Palestinian conceptual artist. Jacir’s works use a variety of media including film, photography, installation, performance, video, sound, sculpture and painting. Jacir was raised in Saudi Arabia and attended high school in Rome, Italy. She received her BA from the University of Dallas, Irving, TX in 1992, her MFA from the Memphis College of Art, Memphis, TN in 1994, and participated in the Whitney Independent Study Program from 1998 to 1999. She became a professor at the International Academy of Art, Palestine in Ramallah in 2007. Jacir’s conceptual works explore the physical and psychological effects of social and political displacement and exile, primarily how they affect the Palestinian community. Her work investigated the impact of Israeli action on the Palestinian people and countered representations of Palestinians in the press as primarily militant. Jacir often collaborated with members of the Palestinian community, both local and international, in the creation of her works....

Article

M. N. Sokolov

(Nestorovich)

(b Kukhi, nr Kutaisi, Aug 20, 1889; d Tbilisi, May 10, 1952).

Georgian painter, collagist, stage designer and film maker. He was born into a peasant family and studied from 1909 to 1916 in the Faculty of Physics and Mathematics at the University of St Petersburg. From 1910 to 1915 he also studied painting and drawing in the studio of L. Ye. Dmitriyev-Kavakazsky (1849–1916). With Pavel Filonov he became a member of the St Petersburg artistic group Intimnaya Masterskaya (The Intimate Studio). The group’s manifesto (1914) proclaimed the beginning of a new era in art, awarded a central importance to Filonov’s principle of sdelannost’ (‘madeness’) and drew attention to the fundamental structural principles of artistic language. The manifesto was one of the most original developments of the pre-revolutionary avant-garde in Russia.

Kakabadze was an outstanding representative of the artistic avant-garde in Georgia. In his work innovation was always combined with a deep interest in Georgian national traditions, on which he was an expert. He studied medieval Georgian ornament while still a student, and in ...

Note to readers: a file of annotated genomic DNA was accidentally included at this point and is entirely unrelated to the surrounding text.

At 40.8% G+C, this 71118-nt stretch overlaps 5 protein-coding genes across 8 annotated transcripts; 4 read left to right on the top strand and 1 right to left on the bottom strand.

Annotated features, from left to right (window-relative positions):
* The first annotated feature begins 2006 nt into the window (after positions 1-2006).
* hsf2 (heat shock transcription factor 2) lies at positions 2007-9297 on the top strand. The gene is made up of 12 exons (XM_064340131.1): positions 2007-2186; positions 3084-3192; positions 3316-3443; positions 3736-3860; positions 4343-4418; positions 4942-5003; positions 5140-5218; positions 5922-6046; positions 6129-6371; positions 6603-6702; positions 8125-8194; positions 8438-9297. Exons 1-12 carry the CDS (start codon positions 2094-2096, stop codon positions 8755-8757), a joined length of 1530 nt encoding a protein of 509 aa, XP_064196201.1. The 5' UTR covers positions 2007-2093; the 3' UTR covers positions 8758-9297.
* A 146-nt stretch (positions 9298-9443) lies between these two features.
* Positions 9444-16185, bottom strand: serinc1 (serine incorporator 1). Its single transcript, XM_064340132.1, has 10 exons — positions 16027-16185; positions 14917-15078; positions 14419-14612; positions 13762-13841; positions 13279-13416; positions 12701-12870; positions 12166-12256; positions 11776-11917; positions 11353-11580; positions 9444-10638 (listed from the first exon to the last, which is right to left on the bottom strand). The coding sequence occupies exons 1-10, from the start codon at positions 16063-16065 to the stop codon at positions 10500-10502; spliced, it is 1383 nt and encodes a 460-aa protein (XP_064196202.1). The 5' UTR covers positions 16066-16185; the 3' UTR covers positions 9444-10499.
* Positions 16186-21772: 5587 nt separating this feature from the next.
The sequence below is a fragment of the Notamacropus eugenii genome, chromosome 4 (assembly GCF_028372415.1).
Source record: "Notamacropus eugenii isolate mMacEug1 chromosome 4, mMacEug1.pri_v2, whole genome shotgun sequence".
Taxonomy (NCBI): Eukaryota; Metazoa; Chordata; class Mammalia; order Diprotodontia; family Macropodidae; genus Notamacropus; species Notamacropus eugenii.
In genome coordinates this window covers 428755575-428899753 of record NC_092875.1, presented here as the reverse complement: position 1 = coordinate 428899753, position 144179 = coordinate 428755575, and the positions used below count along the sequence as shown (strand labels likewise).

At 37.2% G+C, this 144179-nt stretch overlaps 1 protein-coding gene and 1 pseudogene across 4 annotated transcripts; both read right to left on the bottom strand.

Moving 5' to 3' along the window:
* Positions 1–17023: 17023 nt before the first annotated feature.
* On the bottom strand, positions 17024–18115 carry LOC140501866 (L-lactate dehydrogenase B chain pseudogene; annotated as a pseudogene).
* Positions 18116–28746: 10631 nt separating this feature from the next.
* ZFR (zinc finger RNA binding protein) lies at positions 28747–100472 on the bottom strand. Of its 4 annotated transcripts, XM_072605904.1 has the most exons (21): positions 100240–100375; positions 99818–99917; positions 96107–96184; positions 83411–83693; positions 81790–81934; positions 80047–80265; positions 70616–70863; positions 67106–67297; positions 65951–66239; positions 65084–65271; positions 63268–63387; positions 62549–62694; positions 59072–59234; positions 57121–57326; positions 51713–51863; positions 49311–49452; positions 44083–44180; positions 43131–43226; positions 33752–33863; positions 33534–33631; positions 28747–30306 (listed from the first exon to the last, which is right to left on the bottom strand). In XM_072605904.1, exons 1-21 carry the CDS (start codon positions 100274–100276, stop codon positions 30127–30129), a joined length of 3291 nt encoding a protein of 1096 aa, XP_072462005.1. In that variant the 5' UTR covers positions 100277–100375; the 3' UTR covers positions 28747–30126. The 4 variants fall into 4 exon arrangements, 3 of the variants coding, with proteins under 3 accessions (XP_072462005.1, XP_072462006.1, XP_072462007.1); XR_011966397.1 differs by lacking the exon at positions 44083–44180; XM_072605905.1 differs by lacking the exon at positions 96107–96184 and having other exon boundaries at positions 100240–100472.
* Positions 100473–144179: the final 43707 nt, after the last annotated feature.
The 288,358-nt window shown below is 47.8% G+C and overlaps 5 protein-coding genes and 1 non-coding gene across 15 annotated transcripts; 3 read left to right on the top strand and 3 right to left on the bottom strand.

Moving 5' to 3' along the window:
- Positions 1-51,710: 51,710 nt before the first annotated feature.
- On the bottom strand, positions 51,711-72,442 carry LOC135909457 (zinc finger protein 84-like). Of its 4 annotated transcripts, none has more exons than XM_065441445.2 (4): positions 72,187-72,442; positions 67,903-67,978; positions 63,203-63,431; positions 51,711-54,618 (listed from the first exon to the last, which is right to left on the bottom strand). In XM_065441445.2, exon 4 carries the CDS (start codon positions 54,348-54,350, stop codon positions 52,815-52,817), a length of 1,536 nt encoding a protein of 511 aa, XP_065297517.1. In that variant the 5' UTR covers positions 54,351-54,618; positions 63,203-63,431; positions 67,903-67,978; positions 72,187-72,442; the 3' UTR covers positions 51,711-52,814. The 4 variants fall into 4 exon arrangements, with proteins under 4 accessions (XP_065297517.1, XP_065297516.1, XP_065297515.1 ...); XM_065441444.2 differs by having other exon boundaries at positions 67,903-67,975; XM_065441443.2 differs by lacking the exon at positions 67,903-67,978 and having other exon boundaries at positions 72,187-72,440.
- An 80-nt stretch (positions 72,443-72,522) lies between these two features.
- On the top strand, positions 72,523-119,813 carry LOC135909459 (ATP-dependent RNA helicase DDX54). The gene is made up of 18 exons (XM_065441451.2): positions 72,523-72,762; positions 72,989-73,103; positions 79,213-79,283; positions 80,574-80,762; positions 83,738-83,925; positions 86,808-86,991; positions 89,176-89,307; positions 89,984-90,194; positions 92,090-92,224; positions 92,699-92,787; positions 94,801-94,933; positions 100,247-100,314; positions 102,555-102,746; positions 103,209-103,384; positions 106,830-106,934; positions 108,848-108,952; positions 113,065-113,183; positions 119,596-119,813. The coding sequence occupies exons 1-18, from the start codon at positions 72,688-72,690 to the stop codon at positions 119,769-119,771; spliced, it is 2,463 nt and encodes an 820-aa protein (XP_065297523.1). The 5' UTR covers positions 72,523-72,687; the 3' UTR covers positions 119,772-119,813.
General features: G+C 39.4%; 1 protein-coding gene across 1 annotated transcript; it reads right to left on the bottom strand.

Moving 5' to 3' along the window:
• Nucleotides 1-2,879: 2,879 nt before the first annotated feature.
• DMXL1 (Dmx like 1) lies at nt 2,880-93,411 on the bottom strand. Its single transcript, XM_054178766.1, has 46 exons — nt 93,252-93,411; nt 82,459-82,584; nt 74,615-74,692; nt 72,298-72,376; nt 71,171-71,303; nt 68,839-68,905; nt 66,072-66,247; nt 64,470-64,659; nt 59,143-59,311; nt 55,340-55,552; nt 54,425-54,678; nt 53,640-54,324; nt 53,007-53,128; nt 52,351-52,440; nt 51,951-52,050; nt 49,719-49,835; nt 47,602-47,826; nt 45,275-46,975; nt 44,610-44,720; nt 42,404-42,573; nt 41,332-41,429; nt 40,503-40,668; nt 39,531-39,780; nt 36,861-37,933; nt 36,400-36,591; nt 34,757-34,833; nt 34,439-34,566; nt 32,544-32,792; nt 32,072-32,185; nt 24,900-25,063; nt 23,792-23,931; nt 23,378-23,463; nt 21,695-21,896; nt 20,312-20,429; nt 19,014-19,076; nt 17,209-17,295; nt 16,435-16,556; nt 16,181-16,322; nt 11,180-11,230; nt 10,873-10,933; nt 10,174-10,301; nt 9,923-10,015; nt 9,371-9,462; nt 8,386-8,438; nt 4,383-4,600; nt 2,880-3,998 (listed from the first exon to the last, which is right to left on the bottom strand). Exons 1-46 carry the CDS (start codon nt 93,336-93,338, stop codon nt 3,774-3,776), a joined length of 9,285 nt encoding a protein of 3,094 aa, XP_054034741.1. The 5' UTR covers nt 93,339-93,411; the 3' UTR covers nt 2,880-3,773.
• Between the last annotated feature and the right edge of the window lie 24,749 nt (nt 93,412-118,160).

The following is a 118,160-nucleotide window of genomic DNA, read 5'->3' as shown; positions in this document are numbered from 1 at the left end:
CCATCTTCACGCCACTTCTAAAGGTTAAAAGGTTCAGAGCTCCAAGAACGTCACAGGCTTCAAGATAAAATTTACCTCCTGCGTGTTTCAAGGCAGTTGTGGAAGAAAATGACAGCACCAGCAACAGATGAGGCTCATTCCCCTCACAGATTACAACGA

Article

(b Newark, NJ, Jan 26, 1945).

American conceptual artist, designer, and writer. She enrolled at Parsons School of Design, New York, where her teachers included the photographer Diane Arbus and Marvin Israel (1924–84), a successful graphic designer and art director of Harper’s Bazaar, who was particularly encouraging. When Kruger’s interest in art school waned in the mid-1960s, Israel encouraged her to prepare a professional portfolio. Kruger moved to New York and entered the design department of Mademoiselle magazine, becoming chief designer a year later. Also at that time she designed book covers for political texts. In the late 1960s and early 1970s she became interested in poetry and began writing and attending readings. From 1976 to 1980 she lived in Berkeley, CA, teaching and reflecting on her own art. Kruger later taught at Art Institute of Chicago and joined the visual arts faculty of the University of California San Diego in 2002, and later the University of California Los Angeles, dividing her time between Los Angeles and New York....

Article

Jean Robertson

(b Jerusalem, 1969).